We know many people still wonder what the letter in various threads stands for and why they are sized differently? Well, they tell us about the thickness of a thread. Getting the right thickness affects the diameter, visibility, strength, and sewing machine used. Sewing threads are unique types of yarn specifically designed for use with sewing machines. The major role of sewing thread is to deliver performance in stitches and seams. So it’s crucial to choose the correct one regarding your project type and your sewing model.
A small error when selecting the perfect sewing thread can cause a loss of investment in equipment, material, and labor. That’s why you need to understand different types of threads. Generally, the correct thread size plays a major role in determining the sewing quality and stitch quality in your fabric. However, the standards of classifying the size of the threads are sometimes confusing.
It would have been better if the all sewing and quilting industry picked a single standard that applies across the board. But, for now, that is not the case. In the US, the common classification is the weight standard. Here we will discuss different classifications used to measure and various thickness/diameter of typical sewing threads for informed decision making.
What Is The Thickness/Diameter Of A Typical Sewing Thread (In mm)?
A typical sewing thread of size 33(T30) [Tkt 80], government size AA with13,800 will have a diameter of .0050″ (.127mm). Its strength break is 1.8lbs with a minimum needle US of 12/80.
Common Units Used For Thread Size Classification
There are various units used to classify thread size, with the popular four being weight (wt), Denier (den), Tex, and commercial sizes (v).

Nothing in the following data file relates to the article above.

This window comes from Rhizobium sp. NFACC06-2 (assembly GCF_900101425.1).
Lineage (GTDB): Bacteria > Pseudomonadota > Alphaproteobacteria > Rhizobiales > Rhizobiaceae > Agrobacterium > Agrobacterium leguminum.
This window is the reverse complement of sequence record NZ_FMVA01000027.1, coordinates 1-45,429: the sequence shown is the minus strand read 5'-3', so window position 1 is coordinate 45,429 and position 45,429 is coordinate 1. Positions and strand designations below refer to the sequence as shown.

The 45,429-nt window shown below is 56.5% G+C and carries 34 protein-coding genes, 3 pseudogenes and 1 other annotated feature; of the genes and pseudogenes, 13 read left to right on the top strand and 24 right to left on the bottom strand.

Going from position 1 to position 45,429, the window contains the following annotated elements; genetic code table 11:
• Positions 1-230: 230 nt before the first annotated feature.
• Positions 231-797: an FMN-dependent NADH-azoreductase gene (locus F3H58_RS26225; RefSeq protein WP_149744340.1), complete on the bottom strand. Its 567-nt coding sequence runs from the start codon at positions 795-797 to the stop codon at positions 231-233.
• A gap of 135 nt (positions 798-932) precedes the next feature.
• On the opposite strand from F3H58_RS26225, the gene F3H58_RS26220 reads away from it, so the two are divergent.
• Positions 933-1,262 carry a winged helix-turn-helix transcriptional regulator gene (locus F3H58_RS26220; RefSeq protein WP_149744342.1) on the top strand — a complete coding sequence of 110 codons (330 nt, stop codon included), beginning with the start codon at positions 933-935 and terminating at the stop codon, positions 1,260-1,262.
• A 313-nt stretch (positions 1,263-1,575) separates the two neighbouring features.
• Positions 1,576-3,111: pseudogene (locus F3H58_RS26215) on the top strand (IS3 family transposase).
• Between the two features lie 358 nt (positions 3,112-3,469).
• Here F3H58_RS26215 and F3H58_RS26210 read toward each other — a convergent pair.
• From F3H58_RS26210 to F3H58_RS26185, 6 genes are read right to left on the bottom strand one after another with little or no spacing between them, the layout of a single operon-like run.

The weight of the thread is generally the length (in kilometers) of a thread that weighs 1 kilogram. It indicates how plenty kilometers of thread are required to make 1kg. When thread weight is 40, it takes 40km to make up 1kg of the thread—the lower the number, the heavier the thread and vice versa.
The weight of thick and heavy thread is a lower number, like 8 or10. In contrast, the thinner and light thread has higher numbers like numbers 50 and 60. Interestingly, North America uses the thread weight number derived from km/kg while all the dimensions in the US are still in stitches/yards/feet!
The heavier the thread, the shorter the length needed to make 1kg. Meaning the stronger the thread, the thicker and lower the number. Although that’s not always the case, as explained below;
Normally, the sewing thread diameter depends majorly on its density and the material. We have seen cases where the thread is marked with weight 50, is thinner compared to the one marked with weight 40. You can also find a thread that’s stronger with weight 50 than another thread indicating weight 40. Density enables the thread thickness though it depends on the material and its construction method. Sometimes a lower weight number doesn’t necessarily mean a stronger or thicker thread.
Denier Count (Den)
The Denier unit also measures the thread at a fixed length. The measurement is the weight (in grams) of 9,000 meters of thread (9km). For example, if 9,000 meters weighs 70 grams, then it’s a 70-denier thread. Please note, large denier numbers are the heavier threads.
For nylon materials, you may not recognize the term from their description classified using Denier of the threads, which are woven. Many people usually ask if the denier thread size is still used for all sewing. Yes, they are still being used, although not for regular sewing thread, but majorly for embroidery ones.
Tex is known to be the most consistent measuring method. It uses a fixed length typically to measure the weight of a thread. Tex number is the weight in grams of 1,000m (1k) of thread or 1000 meters of the thread that weighs 1gm= 1Tex. The higher Tex, the thicker your thread will be.
The international organization Standardization (IOS) has now adopted Tex to measure the unit for thread density. In due time the unit is probably going to be more popular. Even though the foot, mile, inch, and others were replaced in 1875 by meter, it’s still used 150 years later. So, we will not put more trust that Tex will become accepted this soon. However, it’s used in Canada, Europe, and even in the USA. Tex is categorized as follows;
1. Fine Tex threads- Tex 9 to Tex 19 (thin. Embroidery, unique)
2. Medium Tex threads- Tex 20 to Tex 69 (standard)
3. Heavy Tex threads- Tex 70 and higher (heavy-duty thread, upholstery)
Commercial Sizes (v)
Commercial sizes are normally used for heavy-duty threads for sewing heavy, webbing, or canvas. They are set sizes of 30,46,69,92,138,207,277,346,415 and 554. They are thread deniers divided by two. Commercial sizes are common for marine’s grade thread.
What Is The Diameter Of The Sewing Thread?